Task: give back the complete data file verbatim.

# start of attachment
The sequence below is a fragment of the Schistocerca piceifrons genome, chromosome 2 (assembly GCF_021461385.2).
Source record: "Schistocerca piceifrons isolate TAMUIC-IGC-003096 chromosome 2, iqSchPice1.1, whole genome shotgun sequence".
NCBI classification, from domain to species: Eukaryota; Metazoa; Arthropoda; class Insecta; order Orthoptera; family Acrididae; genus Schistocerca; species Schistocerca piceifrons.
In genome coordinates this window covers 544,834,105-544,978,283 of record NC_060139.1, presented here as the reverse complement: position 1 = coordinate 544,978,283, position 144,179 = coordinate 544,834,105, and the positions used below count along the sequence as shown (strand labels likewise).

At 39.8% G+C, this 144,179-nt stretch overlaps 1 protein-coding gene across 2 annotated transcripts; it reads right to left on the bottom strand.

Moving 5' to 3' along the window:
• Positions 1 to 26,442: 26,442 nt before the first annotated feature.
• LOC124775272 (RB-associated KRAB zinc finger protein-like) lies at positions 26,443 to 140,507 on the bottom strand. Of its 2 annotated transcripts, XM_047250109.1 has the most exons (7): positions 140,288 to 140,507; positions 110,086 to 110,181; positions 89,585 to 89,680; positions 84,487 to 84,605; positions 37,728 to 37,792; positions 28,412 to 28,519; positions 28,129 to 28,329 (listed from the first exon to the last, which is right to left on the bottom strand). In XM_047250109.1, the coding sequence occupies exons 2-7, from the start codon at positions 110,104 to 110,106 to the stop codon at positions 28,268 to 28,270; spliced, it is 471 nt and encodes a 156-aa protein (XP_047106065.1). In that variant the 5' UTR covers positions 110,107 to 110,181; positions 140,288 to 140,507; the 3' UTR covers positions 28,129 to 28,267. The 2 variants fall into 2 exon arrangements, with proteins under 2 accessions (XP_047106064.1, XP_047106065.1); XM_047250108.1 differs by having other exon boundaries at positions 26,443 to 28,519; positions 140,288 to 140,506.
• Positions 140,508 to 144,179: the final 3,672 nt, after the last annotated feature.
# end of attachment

The sequence below is a fragment of the Schistocerca piceifrons genome, chromosome 2 (assembly GCF_021461385.2).
Source record: "Schistocerca piceifrons isolate TAMUIC-IGC-003096 chromosome 2, iqSchPice1.1, whole genome shotgun sequence".
NCBI classification, from domain to species: Eukaryota; Metazoa; Arthropoda; class Insecta; order Orthoptera; family Acrididae; genus Schistocerca; species Schistocerca piceifrons.
In genome coordinates this window covers 544,834,105-544,978,283 of record NC_060139.1, presented here as the reverse complement: position 1 = coordinate 544,978,283, position 144,179 = coordinate 544,834,105, and the positions used below count along the sequence as shown (strand labels likewise).

At 39.8% G+C, this 144,179-nt stretch overlaps 1 protein-coding gene across 2 annotated transcripts; it reads right to left on the bottom strand.

Moving 5' to 3' along the window:
• Positions 1 to 26,442: 26,442 nt before the first annotated feature.
• LOC124775272 (RB-associated KRAB zinc finger protein-like) lies at positions 26,443 to 140,507 on the bottom strand. Of its 2 annotated transcripts, XM_047250109.1 has the most exons (7): positions 140,288 to 140,507; positions 110,086 to 110,181; positions 89,585 to 89,680; positions 84,487 to 84,605; positions 37,728 to 37,792; positions 28,412 to 28,519; positions 28,129 to 28,329 (listed from the first exon to the last, which is right to left on the bottom strand). In XM_047250109.1, the coding sequence occupies exons 2-7, from the start codon at positions 110,104 to 110,106 to the stop codon at positions 28,268 to 28,270; spliced, it is 471 nt and encodes a 156-aa protein (XP_047106065.1). In that variant the 5' UTR covers positions 110,107 to 110,181; positions 140,288 to 140,507; the 3' UTR covers positions 28,129 to 28,267. The 2 variants fall into 2 exon arrangements, with proteins under 2 accessions (XP_047106064.1, XP_047106065.1); XM_047250108.1 differs by having other exon boundaries at positions 26,443 to 28,519; positions 140,288 to 140,506.
• Positions 140,508 to 144,179: the final 3,672 nt, after the last annotated feature.